Stats are only as good and as accurate as the people reporting them. If a dog bites that is half Lab and half Pit, you can bet it will go down as a Pit bite - not a mixed breed, not a Lab bite, but a Pit. Stereotypes...again.
 
Old 10-21-2008, 09:54 AM
 
Location: Houston, TX
2,375 posts, read 5,352,332 times
Reputation: 6222
The problem with statistics on dog bites is that very few people can correctly identify a dog's breed.

Pet Pitbull - Find the Pit Bull

If they get bit by a strange dog (or if they know the dog, but don't want to have the dog known as a biter) they will usually pick the first breed that comes to mind that is "known" to be a biter. With all the media attention that would be Pit Bulls at the moment. A few years ago it was Dobermans and German Shepards. In a few years it'll be something else.
 
Old 10-21-2008, 07:38 PM
 
Location: Jax
8,204 posts, read 32,124,186 times
Reputation: 3391
Not a dog, but a cat....

When my husband was doing a cat rescue a couple of years back, he was badly bitten. It had happened years prior as well and he was in the hospital for days on IVs, so we didn't take any chances on his reaction and we went to the doctor who then promptly sent us to the ER.

Since this was not a pet cat bite, but a feral cat bite, we had no idea if the cat had rabies. We were required to complete a Health Department report. But....no questions of the type of cat, breed of cat, etc. were asked - not even a physical description - just "feral cat".

I wonder if it's different for dogs and they ask breed? Is it different from state to state (probably?)?
 
Old 10-21-2008, 07:45 PM
 
Location: Jax
8,204 posts, read 32,124,186 times
Reputation: 3391
Quote:
Originally Posted by molochai2580 View Post
The problem with statistics on dog bites is that very few people can correctly identify a dog's breed.

Pet Pitbull - Find the Pit Bull

If they get bit by a strange dog (or if they know the dog, but don't want to have the dog known as a biter) they will usually pick the first breed that comes to mind that is "known" to be a biter. With all the media attention that would be Pit Bulls at the moment. A few years ago it was Dobermans and German Shepards. In a few years it'll be something else.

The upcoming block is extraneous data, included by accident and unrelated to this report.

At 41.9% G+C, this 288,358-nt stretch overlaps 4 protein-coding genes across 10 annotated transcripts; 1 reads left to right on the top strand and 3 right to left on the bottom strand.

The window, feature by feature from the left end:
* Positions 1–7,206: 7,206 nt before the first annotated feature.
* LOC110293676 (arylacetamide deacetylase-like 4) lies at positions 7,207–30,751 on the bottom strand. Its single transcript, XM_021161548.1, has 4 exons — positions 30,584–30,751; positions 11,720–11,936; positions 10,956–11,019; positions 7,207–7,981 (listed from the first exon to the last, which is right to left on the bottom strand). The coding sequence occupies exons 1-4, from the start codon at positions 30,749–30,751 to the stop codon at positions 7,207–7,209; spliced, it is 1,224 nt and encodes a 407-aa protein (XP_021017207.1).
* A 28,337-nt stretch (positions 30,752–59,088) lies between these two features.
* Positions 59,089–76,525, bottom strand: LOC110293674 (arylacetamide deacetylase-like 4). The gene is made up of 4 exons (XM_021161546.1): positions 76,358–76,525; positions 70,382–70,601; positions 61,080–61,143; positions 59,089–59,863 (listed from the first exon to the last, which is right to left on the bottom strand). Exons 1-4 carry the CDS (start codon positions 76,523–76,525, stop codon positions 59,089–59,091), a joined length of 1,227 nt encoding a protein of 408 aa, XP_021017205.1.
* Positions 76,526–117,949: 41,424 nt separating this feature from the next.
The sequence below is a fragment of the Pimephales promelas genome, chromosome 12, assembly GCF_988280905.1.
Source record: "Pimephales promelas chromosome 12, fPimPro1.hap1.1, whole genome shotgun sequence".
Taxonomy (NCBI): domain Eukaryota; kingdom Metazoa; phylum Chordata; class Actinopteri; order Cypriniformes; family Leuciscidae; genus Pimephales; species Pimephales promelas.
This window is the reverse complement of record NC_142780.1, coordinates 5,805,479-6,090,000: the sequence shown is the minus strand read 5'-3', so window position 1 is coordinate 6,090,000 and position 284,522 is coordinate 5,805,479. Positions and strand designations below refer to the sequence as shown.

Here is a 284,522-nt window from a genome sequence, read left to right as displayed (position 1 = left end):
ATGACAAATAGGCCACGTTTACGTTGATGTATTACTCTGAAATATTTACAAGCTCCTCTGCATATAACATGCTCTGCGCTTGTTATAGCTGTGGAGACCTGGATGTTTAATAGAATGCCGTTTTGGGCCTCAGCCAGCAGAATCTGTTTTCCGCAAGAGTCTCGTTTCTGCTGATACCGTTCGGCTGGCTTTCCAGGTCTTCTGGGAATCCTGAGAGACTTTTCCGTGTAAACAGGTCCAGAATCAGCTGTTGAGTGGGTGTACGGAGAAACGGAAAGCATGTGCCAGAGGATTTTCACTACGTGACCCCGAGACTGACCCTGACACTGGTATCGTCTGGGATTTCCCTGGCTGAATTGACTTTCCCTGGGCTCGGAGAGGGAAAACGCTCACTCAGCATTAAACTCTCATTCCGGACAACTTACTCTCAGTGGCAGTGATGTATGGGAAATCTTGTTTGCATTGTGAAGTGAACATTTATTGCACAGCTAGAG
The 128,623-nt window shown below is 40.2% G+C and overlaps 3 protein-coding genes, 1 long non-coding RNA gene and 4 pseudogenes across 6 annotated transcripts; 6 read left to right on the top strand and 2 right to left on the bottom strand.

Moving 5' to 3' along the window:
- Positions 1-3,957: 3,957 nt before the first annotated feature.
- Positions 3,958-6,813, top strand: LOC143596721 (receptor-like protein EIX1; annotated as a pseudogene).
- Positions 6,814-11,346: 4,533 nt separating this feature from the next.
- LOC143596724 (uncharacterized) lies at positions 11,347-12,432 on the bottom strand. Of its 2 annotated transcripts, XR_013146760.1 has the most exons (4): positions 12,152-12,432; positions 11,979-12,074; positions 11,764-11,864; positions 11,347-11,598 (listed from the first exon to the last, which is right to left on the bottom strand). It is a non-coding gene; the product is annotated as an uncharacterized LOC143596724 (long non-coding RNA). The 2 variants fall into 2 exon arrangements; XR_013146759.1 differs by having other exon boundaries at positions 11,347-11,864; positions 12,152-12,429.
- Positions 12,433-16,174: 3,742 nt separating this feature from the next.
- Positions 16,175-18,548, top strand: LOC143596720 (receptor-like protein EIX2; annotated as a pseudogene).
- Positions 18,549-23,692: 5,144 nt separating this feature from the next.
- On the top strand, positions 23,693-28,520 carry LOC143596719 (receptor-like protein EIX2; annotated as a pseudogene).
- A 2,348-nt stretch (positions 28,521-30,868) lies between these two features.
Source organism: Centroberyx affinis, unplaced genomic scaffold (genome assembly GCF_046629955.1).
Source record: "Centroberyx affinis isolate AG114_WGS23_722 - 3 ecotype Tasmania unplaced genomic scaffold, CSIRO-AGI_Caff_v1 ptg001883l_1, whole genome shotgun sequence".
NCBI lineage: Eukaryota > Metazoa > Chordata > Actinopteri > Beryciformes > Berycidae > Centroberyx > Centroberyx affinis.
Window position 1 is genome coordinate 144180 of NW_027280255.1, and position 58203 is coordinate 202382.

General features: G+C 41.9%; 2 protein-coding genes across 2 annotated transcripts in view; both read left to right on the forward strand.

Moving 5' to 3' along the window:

That's a great link , thanks!
 
Old 10-21-2008, 07:57 PM
 
4,541 posts, read 13,074,630 times
Reputation: 2285
Quote:
Originally Posted by riveree View Post
Not a dog, but a cat....

When my husband was doing a cat rescue a couple of years back, he was badly bitten. It had happened years prior as well and he was in the hospital for days on IVs, so we didn't take any chances on his reaction and we went to the doctor who then promptly sent us to the ER.

Since this was not a pet cat bite, but a feral cat bite, we had no idea if the cat had rabies. We were required to complete a Health Department report. But....no questions of the type of cat, breed of cat, etc. were asked - not even a physical description - just "feral cat".

I wonder if it's different for dogs and they ask breed? Is it different from state to state (probably?)?
I got all of the dog bite reports from the local health department when I was going through the thing I went through. They're around here somewhere in a box and I have no idea where but I would think that all health departments are going to be similar forms.

SOME of them had a Police Report attached.

All of them stated the type of dog.

It was very educational how they were handled. It really depended upon what officer was there -- not on the seriousness of the injury or the type of behavior that caused the problem.